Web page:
Florida straw vote: a meaningless exercise fraught with political significance

November 15, 1995|By Jack Germond & Jules Witcover

WASHINGTON -- The Florida straw vote just ahead is both a totally meaningless and a potentially determinative political exercise. Only in politics is such an anomaly possible.

On the one hand, the poll of the 3,400 Republicans who will gather at Orlando has absolutely nothing to do with the choice of Florida's delegates to the national convention next year. They will be chosen in a primary in March.

But the result could be significant because leading contenders for the nomination have chosen to make it the vehicle for establishing a pecking order among the candidates that should endure at least until the first delegate selection begins in Louisiana in February.

Senate Majority Leader Bob Dole, Sen. Phil Gramm of Texas and former Gov. Lamar Alexander of Tennessee have invested heavily of both time and treasure in trying to win votes at Orlando. And commentator Patrick J. Buchanan has made at least a strong pass at winning some votes.

The result is that Republican professionals here and activists in places like New Hampshire, where the first primary is scheduled February 20, will be looking for answers to two questions.

The first is whether the front-running Senator Dole is slipping as so many polls seem to indicate. He needs to win and probably to win impressively to wet down the speculation fed by recent opinion polls that he is a flawed candidate to oppose President Clinton next year.

And the second is whether someone else -- Messrs. Gramm or Alexander are the likely possibilities -- can break out of the pack of nine Republican also-rans and establish himself at least in the press and political community as the principal rival to Senator Dole.

The Dole advantage

Mr. Dole goes into the straw poll with something of a built-in advantage. About 800 of the 3,400 Republicans who will vote are party officials, officeholders, big contributors or delegates chosen by those party leaders. Given the senator's broad support among officeholders, he probably can count on the lion's share of these votes.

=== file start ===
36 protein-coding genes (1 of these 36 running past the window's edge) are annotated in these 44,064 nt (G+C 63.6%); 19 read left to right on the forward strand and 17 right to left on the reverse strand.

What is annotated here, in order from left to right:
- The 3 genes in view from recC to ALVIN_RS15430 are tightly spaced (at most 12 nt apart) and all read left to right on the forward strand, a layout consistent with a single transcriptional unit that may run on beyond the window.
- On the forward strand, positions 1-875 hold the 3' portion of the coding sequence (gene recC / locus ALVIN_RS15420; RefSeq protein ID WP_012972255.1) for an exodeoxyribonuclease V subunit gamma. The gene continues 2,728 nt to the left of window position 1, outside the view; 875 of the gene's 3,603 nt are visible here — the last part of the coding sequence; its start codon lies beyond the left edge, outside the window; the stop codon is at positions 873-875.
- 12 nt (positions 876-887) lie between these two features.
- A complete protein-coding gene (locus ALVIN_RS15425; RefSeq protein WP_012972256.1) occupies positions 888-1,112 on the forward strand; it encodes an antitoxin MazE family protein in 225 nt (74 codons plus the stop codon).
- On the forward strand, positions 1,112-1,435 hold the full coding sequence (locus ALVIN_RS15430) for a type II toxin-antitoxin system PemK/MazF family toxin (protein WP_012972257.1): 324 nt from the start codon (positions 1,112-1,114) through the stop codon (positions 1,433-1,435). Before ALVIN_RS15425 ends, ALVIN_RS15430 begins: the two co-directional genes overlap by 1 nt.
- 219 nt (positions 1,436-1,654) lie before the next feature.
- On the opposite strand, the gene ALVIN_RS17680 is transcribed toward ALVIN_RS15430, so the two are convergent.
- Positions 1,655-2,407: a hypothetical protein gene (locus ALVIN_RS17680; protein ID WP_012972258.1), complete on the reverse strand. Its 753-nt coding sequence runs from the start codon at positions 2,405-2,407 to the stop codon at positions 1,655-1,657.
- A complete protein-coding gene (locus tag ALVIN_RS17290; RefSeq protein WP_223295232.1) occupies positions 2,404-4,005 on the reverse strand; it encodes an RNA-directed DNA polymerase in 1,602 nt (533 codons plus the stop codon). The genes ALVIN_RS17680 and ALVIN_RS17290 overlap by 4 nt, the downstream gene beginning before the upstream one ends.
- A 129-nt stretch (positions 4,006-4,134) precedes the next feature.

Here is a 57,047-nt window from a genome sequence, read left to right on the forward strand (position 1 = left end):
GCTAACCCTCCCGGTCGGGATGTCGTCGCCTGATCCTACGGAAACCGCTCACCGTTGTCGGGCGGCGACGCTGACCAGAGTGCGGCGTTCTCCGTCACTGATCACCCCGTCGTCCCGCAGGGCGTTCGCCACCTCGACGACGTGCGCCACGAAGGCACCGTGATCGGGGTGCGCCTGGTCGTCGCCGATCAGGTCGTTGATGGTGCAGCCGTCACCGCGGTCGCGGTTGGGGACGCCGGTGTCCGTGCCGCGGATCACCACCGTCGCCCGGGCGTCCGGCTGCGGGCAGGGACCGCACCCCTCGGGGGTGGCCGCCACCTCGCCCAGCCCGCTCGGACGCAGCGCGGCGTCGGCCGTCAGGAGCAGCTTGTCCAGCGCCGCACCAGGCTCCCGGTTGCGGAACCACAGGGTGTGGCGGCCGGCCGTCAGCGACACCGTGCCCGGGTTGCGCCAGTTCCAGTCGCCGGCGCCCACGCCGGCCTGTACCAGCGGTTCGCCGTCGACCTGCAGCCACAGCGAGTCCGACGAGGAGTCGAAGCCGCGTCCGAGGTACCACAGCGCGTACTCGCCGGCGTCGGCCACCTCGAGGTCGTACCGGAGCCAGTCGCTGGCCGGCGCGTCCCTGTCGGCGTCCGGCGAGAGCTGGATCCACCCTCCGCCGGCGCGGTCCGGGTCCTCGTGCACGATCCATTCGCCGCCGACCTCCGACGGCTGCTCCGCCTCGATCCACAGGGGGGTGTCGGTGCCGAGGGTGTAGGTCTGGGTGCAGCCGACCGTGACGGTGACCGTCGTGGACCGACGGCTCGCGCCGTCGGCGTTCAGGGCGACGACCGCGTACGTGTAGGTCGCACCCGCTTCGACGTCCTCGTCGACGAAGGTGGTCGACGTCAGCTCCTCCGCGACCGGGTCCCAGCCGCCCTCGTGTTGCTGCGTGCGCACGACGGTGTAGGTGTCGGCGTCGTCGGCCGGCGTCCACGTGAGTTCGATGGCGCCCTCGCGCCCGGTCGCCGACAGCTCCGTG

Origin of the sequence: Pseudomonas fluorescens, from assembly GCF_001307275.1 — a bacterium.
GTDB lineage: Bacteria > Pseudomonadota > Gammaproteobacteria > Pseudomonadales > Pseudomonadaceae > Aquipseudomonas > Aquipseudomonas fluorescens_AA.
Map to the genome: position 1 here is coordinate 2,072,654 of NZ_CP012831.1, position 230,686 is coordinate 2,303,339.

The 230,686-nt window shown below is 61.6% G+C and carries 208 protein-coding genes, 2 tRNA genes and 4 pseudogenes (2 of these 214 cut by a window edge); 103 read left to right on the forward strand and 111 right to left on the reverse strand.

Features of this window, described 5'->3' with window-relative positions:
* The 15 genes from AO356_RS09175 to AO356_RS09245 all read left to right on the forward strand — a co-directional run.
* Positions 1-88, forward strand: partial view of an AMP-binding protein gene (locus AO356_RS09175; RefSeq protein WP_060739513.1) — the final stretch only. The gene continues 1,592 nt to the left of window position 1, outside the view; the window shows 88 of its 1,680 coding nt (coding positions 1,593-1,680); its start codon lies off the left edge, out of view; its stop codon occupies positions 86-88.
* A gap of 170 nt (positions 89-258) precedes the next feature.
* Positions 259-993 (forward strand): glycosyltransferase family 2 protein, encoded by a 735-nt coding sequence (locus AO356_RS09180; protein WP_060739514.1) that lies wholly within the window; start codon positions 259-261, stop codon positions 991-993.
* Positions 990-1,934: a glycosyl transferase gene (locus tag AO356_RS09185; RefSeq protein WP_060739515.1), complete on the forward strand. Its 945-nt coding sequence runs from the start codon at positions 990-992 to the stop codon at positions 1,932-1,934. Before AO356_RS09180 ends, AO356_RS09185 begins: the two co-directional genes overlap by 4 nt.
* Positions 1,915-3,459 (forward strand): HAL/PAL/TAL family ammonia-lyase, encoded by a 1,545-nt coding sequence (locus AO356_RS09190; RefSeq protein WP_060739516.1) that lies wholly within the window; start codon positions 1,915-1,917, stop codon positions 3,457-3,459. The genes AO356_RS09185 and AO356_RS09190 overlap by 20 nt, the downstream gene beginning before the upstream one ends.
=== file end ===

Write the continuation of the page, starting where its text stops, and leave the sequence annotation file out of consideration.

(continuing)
But the other 2,600 voters -- chosen by lot from among 11,000 Republicans who applied to be delegates -- are a mystery. Campaign strategists for Messrs. Dole, Gramm and Alexander all report that most of these delegates are describing themselves as undecided while enjoying the attention they are getting from all the campaigns -- personal appearances by the candidates at breakfasts, lunches and dinners, a flood of mail and telephone calls, little gifts to win their favor.

The conventional wisdom holds that Senator Dole should win, if only because he enjoys that better base and is established nationally as the front-runner. Should he lose, the questions about his viability for the long haul obviously would carry more weight.

The operative question may be whether either Mr. Alexander or Senator Gramm can do well enough to juxtapose himself as a the prime rival to Mr. Dole. Even if that happens, there is no assurance that primary voters in New Hampshire three months from now will pay any attention to what happens at Orlando. If political history is any guide, most of the 175,000 Republicans expected to vote in that primary won't make their decisions until the final two or three weeks of the campaign.

Raised expectations

The danger for both Senator Gramm and Mr. Alexander in Florida is that they have raised expectations for themselves high enough so that a poor showing in the straw vote would have an inordinate influence on their stature. If, for example, Mr. Alexander were to make a weak showing in Orlando, he unquestionably would find it more difficult to raise money the rest of the year.

The one thing that does seem clear is that the five or six candidates who have not competed in Florida have assigned themselves to a second or third tier of competitors for the nomination.

If all this seems insubstantial to most of us, it is because it is just that. Many Americans complain about the weight given to the New Hampshire primary because it is such a small state and has such a homogeneous population of middle-class white voters. Now Republican strategists are saying that the verdict of 3,400 ''delegates'' at an ersatz convention in Florida should be taken seriously.

But politics is often about atmospherics. Senator Dole suffered a setback last summer when Mr. Gramm tied him in an Iowa straw poll that was only a test of who could buy the most tickets to a dinner. Now he has a chance to recover on the strength of another tiny universe of Republican voters. It may not be logical

but it's the way the game is played

Jack W. Germond and Jules Witcover report from The Sun's Washington bureau.

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